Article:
Born Fahreta Jahić in Tuzla on October 20, 1960, Lepa Brena is arguably the most well-known and successful singer from the region of former Yugoslavia. She and her band Slatki Greh (“Sweet Sin”) were the first to combine traditional Yugoslav folk music (in particular, the traditional “kolo” dance) with modern pop elements, and went on to inspire and influence an entire generation of musicians. Songs such as “Mile voli disko” (1982), “Miki, Mićo” (1985) and “Čik pogodi” (1990) are amongst the most well-known and popular songs in the history of Serbo-Croatian language music, and are definitive of the music of that era.
Lepa Brena and her band “Slatki Greh” formed in 1982, gaining immediate success with their first album, which featured the hits “Čačak, Čačak,” and “Ljubi me, Omere.” The Yugoslav public quickly fell in love with the 21-year-old singer.
That success promptly reached unexpected heights with the release of their second album later that year, delighting the folk-loving masses with the enormous hits “Mile voli disko,” “Duge noge” and “Dama iz Londona.” They also achieved success with the song “Sitnije, Cile, sitnije,” a contender for Eurovision ‘83.
In 1984 Brena returned with a new album and hit song “Bato, Bato.” Her sexy new image, along with the band’s more refined musical style, took her to even greater levels of stardom. They toured relentlessly in support of the album, which also spawned the hits “Bosanac,” “Igraj Boro, moje oro” and “Moj je lola zvezda roken rola,” amongst others. By now, the ensemble had become renowned for their catchy pop-folk stylings and fun lyrics (the object of Brena’s affection in “Moj je lola…” is an Elvis Presley wannabe, whose obsession with rock music forces her to proudly declare her devotion to traditional folk: “Waltz? NO! Disco? NO! Kolo? YES!”).
Over the course of the next three years, another three albums would follow, which collectively featured the hits “Šeik,” “Mače moje,” “Nežna žena,” “Miki, Mićo,” “Okrećeš mi leđa” and many more. In addition to these albums, she also teamed up with fellow singer, Miroslav Ilić, to record four duets, including the romantic “Jedan dan života.” The highly successful collaboration also featured “Živela Jugoslavija,” which was equally hated as much as it was loved, due to its overtly political subject matter (Brena made no attempt to hide her support of a united Yugoslavia, despite the sensitivity of the issue). This controversy, however, did not deter the star from performing the song at the opening ceremony of the 1984 Winter Olympics in Sarajevo.
By the end of 1986, Lepa Brena had become the most famous person in all of Yugoslavia, and had also well and truly cemented her status as a sex symbol. This success, however, showed no sign of waning, and in 1987 she continued to dominate popular culture with the release of her movie “Hajde da se volimo” (“Let’s Love Each Other”), which featured songs from her album of the same name. With this release, her musical style took a gigantic leap forward, the songs containing a much more modern edge and stylish pop-infused production, without abandoning their traditional folk roots. The project was so successful that she went on to film parts 2 & 3 (in 1988 and 1990), each in support of a new album. This string of LP’s produced an extraordinary number of hit songs, including “Hajde da se volimo”, “Golube,” “On ne voli me,” “Udri Mujo,” “Biseru beli,” “Ja pripadam samo tebi,” “Zaželi sreću drugima,” and “Čik pogodi.” In addition to these was the beautiful “Jablane,” written by Dino Merlin (a hugely successful singer/songwriter) as well as “Jugoslovenka,” another controversial collaboration, this time with three male singers, each from different parts of Yugoslavia (Alen Islamović, Vlado Kalember and Danijel Popović).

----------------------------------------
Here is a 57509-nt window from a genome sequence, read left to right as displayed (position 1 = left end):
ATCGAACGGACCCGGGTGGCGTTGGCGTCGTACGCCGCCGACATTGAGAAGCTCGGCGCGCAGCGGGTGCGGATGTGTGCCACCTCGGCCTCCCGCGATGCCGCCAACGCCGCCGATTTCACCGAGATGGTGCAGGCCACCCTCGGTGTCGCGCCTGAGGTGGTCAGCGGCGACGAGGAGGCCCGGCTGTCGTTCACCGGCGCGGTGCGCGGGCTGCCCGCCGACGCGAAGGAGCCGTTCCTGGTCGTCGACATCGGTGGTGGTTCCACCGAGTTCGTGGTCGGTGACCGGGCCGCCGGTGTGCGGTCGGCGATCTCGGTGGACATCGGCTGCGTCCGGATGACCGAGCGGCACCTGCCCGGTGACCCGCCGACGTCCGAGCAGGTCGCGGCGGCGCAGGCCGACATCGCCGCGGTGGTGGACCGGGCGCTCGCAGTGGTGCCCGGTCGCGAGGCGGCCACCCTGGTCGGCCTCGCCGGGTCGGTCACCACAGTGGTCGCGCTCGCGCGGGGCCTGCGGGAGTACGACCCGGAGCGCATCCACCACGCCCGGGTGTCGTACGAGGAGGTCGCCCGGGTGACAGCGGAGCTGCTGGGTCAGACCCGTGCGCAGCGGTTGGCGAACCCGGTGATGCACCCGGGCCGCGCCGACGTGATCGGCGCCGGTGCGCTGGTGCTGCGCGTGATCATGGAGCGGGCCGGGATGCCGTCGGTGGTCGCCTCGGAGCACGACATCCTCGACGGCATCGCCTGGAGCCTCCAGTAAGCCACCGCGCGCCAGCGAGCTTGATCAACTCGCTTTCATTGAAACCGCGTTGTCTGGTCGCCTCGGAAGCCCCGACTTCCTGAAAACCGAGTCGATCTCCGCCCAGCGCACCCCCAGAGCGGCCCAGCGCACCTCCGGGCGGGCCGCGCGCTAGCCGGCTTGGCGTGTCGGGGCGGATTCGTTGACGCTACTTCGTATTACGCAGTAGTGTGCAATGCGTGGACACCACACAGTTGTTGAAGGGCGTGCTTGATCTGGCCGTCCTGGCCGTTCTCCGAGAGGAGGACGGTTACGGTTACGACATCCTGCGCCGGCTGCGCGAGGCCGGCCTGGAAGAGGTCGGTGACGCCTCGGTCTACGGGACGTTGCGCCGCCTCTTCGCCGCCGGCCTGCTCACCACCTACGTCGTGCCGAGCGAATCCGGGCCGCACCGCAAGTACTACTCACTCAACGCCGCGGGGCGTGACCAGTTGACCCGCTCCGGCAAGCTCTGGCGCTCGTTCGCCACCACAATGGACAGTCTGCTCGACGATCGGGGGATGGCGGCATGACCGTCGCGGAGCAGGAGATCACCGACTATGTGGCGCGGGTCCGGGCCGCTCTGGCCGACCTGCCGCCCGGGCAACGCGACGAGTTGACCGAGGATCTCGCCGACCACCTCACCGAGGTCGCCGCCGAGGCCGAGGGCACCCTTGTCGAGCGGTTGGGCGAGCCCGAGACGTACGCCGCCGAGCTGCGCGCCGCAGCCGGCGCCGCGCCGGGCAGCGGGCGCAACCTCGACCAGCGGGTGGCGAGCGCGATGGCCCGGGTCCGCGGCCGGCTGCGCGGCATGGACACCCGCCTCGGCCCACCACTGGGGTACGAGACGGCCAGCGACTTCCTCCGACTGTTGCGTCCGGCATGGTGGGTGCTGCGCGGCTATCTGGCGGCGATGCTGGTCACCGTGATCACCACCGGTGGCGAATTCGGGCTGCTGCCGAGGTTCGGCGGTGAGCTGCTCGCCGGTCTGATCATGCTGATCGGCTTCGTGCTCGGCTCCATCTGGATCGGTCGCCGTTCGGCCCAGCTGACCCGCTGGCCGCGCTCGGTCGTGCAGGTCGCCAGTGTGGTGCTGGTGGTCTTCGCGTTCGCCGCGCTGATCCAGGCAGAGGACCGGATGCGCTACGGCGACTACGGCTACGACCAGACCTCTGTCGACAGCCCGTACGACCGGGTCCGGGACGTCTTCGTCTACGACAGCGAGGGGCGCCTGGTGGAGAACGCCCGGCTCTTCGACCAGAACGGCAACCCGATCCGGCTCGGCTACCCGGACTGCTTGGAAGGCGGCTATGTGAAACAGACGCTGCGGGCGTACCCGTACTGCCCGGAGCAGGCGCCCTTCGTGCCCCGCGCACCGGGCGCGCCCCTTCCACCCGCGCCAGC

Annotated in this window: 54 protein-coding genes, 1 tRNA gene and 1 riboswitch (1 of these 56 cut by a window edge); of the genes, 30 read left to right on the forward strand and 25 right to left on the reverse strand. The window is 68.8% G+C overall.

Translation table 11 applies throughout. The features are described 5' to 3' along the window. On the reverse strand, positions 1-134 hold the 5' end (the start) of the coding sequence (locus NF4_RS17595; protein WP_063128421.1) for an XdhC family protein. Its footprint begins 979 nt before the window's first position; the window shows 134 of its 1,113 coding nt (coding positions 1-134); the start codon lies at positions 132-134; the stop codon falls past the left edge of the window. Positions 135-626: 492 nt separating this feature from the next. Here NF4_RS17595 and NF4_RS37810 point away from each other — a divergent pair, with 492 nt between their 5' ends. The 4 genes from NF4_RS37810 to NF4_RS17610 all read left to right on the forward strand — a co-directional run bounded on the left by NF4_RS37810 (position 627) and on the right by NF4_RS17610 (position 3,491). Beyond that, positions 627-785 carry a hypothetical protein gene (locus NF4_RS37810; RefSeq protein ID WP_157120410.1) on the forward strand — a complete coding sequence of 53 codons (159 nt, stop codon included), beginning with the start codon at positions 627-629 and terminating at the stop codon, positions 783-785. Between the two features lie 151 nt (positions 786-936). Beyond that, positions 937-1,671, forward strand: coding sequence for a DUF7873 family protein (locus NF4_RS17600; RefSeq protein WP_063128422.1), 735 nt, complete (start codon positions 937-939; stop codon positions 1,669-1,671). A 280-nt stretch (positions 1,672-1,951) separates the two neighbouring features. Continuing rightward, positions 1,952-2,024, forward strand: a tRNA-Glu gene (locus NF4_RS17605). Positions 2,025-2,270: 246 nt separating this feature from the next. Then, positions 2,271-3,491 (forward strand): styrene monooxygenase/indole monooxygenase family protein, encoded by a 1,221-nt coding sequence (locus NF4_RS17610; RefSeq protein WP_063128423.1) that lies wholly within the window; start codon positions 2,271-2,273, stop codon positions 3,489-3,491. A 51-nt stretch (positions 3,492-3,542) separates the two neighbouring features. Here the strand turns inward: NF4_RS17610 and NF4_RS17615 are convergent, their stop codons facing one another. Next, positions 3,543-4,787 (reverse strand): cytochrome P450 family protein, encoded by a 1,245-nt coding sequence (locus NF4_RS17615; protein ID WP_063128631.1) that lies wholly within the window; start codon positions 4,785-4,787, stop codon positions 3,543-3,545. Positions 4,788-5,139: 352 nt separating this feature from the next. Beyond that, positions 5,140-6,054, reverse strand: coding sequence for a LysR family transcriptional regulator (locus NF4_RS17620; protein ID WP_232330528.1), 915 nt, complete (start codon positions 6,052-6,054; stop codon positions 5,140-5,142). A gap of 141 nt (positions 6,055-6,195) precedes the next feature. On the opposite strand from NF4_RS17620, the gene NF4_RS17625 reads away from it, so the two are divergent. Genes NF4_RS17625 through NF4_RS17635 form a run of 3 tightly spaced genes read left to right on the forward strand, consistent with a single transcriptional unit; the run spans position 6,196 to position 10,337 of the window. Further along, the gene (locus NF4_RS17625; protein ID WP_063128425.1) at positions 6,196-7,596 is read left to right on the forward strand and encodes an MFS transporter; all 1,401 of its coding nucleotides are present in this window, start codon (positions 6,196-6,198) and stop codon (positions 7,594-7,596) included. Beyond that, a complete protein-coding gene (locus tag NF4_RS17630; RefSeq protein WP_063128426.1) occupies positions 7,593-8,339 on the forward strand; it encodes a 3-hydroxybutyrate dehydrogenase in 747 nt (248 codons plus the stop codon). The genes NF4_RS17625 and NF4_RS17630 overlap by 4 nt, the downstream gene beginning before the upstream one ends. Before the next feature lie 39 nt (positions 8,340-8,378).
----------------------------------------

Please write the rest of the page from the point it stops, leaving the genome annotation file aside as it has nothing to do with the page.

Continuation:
After releasing yet another album, “Zaljubiška,” in 1991, Brena took a well-earned break from her hectic touring and recording schedule, leaving war-torn Yugoslavia to start a family with new husband, tennis player Slobodan Živojinović in the United States.
She returned to audiences in 1994 with a highly successful solo album (her first without Slatki Greh), which featured one of her biggest hits to date, “Ja nemam drugi dom” (“I Have No Other Home”). The song, her personal favourite, is a touching ode to her first son, Stefan, and also (one would suspect) a reference to the disintegration of her beloved homeland (“I have no other home, but the home inside your heart”).
Two more solo albums followed; “Kazna Božija” (1995) and “Šta je bilo, bilo je,” (1996) the latter featuring the songs “Luda za tobom” and “Ti si moj greh,” which would become two of the most successful songs of her career. After another three-year hiatus, the year 2000 saw Lepa Brena reuniting with “Slatki Greh” for one last project, an upbeat collection of songs, reminiscent of their earlier material.
After 8 years absence from showbiz, Lepa Brena returned in 2008 with album “Uđi slobodno…”. New album was released on 29 June 2008. It contains 10 new songs, nine written by Brena’s old song-writer Marina Tucaković and Aleksandar Milić Mili. A total of 300,000 copies sold. Album contains hits: Uđi Slobodno, Pazi kome zavidiš, Kuća Laži…
16th Lepa Brena album was released in presale on 20th July 2011, while the regular sale starts on 20th August 2011. The album includes nine songs. Its first edition was printed in 200,000 copies. Albums lead single “Metak sa posvetom” was written by Petar Grašo…
Her song “Čik pogodi” has a Romanian version sung by Adrian Copilul & Stana Izbasa and a Remix with all three.
Today she lives in Belgrade, Serbia.
Edited by TheDefinition91 on 27 Jul 2011, 10:20
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